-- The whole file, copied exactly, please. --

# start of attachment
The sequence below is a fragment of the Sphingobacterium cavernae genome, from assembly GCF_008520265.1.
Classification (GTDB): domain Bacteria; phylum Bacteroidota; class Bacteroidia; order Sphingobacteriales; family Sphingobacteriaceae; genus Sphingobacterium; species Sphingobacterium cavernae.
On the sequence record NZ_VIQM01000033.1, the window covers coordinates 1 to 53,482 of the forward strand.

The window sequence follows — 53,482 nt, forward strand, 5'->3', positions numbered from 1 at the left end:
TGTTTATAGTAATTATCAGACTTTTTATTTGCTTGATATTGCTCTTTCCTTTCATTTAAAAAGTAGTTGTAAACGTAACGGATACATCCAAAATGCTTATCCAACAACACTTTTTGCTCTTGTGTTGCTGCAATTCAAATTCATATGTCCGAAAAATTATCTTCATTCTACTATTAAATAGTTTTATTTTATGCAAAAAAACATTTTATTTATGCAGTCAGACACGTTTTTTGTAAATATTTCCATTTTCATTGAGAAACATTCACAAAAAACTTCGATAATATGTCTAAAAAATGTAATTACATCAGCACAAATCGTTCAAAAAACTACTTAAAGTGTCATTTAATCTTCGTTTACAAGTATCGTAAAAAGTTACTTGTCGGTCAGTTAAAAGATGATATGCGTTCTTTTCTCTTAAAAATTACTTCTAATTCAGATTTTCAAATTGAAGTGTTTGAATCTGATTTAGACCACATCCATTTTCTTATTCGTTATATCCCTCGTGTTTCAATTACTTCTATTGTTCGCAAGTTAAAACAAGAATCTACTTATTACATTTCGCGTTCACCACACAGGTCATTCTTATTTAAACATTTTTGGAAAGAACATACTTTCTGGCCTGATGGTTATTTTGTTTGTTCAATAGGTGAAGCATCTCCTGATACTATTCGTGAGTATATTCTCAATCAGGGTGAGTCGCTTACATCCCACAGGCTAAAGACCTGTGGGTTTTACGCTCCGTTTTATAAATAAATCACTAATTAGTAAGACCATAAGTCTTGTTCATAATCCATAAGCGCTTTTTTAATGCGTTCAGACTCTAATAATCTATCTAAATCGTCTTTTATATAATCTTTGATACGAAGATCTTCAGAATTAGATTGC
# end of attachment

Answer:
The sequence below is a fragment of the Sphingobacterium cavernae genome, from assembly GCF_008520265.1.
Classification (GTDB): domain Bacteria; phylum Bacteroidota; class Bacteroidia; order Sphingobacteriales; family Sphingobacteriaceae; genus Sphingobacterium; species Sphingobacterium cavernae.
On the sequence record NZ_VIQM01000033.1, the window covers coordinates 1 to 53,482 of the forward strand.

The window sequence follows — 53,482 nt, forward strand, 5'->3', positions numbered from 1 at the left end:
TGTTTATAGTAATTATCAGACTTTTTATTTGCTTGATATTGCTCTTTCCTTTCATTTAAAAAGTAGTTGTAAACGTAACGGATACATCCAAAATGCTTATCCAACAACACTTTTTGCTCTTGTGTTGCTGCAATTCAAATTCATATGTCCGAAAAATTATCTTCATTCTACTATTAAATAGTTTTATTTTATGCAAAAAAACATTTTATTTATGCAGTCAGACACGTTTTTTGTAAATATTTCCATTTTCATTGAGAAACATTCACAAAAAACTTCGATAATATGTCTAAAAAATGTAATTACATCAGCACAAATCGTTCAAAAAACTACTTAAAGTGTCATTTAATCTTCGTTTACAAGTATCGTAAAAAGTTACTTGTCGGTCAGTTAAAAGATGATATGCGTTCTTTTCTCTTAAAAATTACTTCTAATTCAGATTTTCAAATTGAAGTGTTTGAATCTGATTTAGACCACATCCATTTTCTTATTCGTTATATCCCTCGTGTTTCAATTACTTCTATTGTTCGCAAGTTAAAACAAGAATCTACTTATTACATTTCGCGTTCACCACACAGGTCATTCTTATTTAAACATTTTTGGAAAGAACATACTTTCTGGCCTGATGGTTATTTTGTTTGTTCAATAGGTGAAGCATCTCCTGATACTATTCGTGAGTATATTCTCAATCAGGGTGAGTCGCTTACATCCCACAGGCTAAAGACCTGTGGGTTTTACGCTCCGTTTTATAAATAAATCACTAATTAGTAAGACCATAAGTCTTGTTCATAATCCATAAGCGCTTTTTTAATGCGTTCAGACTCTAATAATCTATCTAAATCGTCTTTTATATAATCTTTGATACGAAGATCTTCAGAATTAGATTGC